I read an article when Steve Jobs stepped down as CEO about how he met the designer who created the Mac Books shown above and other innovatively designed products. When they met, Steve had just returned to Apple. This designer was working in a small office in the basement with no funding or support. Steve looked at his designs and saw the way to move the company forward. Look at the picture above – and although staged – it shows how revolutionary these products were.
I thought about this today when I read this article by Dan Mitchell of SF Weekly – R.I.P. Steve Jobs, an Insanely Great Capitalist. Here are some excerpts:
As I write this, many of my Facebook friends are expressing their profound sadness, and actually issuing “thanks” to Steve Jobs, who died on Wednesday. I’m feeling the same way.
It is astonishing that such sentiments can be felt, at this moment in history, about the CEO of any American corporation. But Jobs has been astonishing us for decades, and through his products and his legacy, he will continue doing so for decades to come.
What’s more astonishing still is that Jobs can evoke such feelings despite the fact that he could be, well … kind of a prick. That’s another of his legacies. In recent decades, we’ve finally come to fully realize that even pricks can do great things, because we are all, to one degree or another, pricks.
Wealth, fame, and power are shallow goals, pursued by shallow people. What Jobs taught us is that greatness should be the goal, and maybe those other things will follow and maybe they won’t. He sometimes treated people terribly — employees, corporate partners, even customers sometimes. By itself, his bad behavior wasn’t laudable. But at least it was mainly in the interest of creating (or defending) great products. If your interest is in wealth, fame, or power for their own sake, few people outside your family will be posting weepy tributes to you on Facebook when you die.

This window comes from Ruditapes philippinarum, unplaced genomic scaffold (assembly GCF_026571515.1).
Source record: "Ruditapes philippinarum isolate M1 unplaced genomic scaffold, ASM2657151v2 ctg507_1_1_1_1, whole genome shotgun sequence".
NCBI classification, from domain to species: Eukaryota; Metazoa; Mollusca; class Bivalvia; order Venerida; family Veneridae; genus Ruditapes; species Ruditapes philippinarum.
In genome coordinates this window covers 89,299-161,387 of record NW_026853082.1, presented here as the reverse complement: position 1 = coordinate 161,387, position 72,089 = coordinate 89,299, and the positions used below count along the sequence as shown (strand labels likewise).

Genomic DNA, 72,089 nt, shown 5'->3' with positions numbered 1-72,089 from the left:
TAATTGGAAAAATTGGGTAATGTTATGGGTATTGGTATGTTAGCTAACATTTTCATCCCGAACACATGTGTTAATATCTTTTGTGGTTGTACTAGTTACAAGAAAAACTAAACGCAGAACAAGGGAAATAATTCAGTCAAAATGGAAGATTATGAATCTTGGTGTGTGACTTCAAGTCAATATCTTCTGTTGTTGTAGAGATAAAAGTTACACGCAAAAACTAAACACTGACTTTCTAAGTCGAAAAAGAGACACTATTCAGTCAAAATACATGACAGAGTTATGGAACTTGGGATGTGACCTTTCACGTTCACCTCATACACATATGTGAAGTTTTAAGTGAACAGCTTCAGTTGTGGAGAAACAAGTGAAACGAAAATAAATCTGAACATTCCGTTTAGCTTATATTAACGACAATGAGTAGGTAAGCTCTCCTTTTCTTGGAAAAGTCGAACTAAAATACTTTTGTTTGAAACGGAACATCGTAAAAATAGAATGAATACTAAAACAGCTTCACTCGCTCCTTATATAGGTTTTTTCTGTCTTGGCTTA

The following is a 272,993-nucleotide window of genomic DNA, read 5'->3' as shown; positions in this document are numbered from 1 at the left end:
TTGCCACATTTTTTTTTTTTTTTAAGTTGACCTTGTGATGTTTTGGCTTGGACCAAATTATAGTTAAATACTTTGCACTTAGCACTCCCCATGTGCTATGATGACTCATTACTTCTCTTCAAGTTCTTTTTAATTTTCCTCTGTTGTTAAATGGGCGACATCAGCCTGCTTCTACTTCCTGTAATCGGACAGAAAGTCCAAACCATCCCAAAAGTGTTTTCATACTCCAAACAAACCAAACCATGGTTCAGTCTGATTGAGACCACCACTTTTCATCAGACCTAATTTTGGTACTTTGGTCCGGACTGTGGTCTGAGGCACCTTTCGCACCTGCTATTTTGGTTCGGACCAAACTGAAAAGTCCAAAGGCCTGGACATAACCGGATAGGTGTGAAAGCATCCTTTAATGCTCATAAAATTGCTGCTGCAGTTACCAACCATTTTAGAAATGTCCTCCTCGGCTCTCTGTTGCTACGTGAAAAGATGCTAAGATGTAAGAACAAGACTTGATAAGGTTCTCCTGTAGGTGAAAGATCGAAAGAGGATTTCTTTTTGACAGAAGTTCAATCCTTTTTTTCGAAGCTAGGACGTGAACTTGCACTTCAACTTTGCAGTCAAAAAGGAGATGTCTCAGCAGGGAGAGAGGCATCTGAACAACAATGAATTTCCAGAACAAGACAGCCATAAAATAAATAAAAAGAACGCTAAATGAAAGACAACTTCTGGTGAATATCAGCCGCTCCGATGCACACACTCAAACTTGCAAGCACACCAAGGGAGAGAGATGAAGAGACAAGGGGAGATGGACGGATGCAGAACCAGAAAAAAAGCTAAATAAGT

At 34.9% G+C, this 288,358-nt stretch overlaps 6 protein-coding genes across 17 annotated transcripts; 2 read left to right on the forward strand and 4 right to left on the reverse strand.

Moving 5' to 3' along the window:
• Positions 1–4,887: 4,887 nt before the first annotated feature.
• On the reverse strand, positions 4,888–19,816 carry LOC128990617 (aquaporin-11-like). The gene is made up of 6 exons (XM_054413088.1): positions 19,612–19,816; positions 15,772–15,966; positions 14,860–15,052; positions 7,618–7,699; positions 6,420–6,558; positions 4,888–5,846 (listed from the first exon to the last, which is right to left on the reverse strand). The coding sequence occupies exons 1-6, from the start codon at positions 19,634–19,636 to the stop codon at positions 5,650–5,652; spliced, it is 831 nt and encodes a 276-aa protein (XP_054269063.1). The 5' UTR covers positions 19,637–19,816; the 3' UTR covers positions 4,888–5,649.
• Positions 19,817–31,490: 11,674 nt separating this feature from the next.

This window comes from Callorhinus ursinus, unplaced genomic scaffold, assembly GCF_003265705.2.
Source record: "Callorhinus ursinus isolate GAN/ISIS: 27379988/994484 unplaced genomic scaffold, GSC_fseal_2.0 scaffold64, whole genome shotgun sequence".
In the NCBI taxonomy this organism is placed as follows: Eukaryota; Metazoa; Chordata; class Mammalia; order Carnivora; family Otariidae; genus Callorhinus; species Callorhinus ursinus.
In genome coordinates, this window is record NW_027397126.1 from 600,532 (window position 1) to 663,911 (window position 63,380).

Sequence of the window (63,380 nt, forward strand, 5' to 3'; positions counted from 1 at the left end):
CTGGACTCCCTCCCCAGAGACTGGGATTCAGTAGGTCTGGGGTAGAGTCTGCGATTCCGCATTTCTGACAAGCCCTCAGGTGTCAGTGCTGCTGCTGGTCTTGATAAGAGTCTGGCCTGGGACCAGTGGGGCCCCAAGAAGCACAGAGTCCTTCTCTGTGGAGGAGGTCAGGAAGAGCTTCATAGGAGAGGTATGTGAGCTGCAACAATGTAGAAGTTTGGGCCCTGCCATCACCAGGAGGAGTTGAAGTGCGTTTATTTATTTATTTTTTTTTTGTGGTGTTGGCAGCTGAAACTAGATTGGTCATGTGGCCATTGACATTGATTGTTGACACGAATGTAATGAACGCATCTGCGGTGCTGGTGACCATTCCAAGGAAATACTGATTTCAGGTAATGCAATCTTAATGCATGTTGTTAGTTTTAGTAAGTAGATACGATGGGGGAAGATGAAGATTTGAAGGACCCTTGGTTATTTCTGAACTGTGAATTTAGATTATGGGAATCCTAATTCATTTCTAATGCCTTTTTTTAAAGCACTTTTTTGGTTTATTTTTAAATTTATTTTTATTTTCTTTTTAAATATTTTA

A few paragraphs later he pivots to talking about the Occupy Wall Street protests (you didn’t think I could do a post without mentioning it did you?).
Lots of pricks have been making fun of the Occupy Wall Street people. In doing so, they concocted what they thought might sound like a legitimate reason for their criticism (as opposed to just ridiculing hippies, which was their real aim): The lack on the part of the protesters of any specific “demands.”
But they do have demands, even if those demands are somewhat amorphous and even if the protesters aren’t so great at defining what they are demanding. Their demands are that we stop pursuing these shallow goals and, as a society, start pursuing something more meaningful. In general, the Occupy people aren’t calling for an overthrow of the capitalist system; they’re calling for the greedheads, the famewhores and the powermongers to be stripped of their outsized influence over our culture, our government, and our economy. They’re calling on us to reshape our values. To have values. To care. The details of reforming, say, the financial system, the economy or the government would naturally follow from that.
By creating Insanely Great products, Jobs and Apple achieved success. As Mitchell points out, there is nothing wrong with this.
But few begrudged either Jobs or Apple for their wealth, because their priority wasn’t to get rich — it was to achieve Insane Greatness. Getting rich was a byproduct. That’s how capitalism should work.
Please take the time to read the whole article. It is a great reminder of why Steve Jobs mattered and maybe a way forward for the rest of us.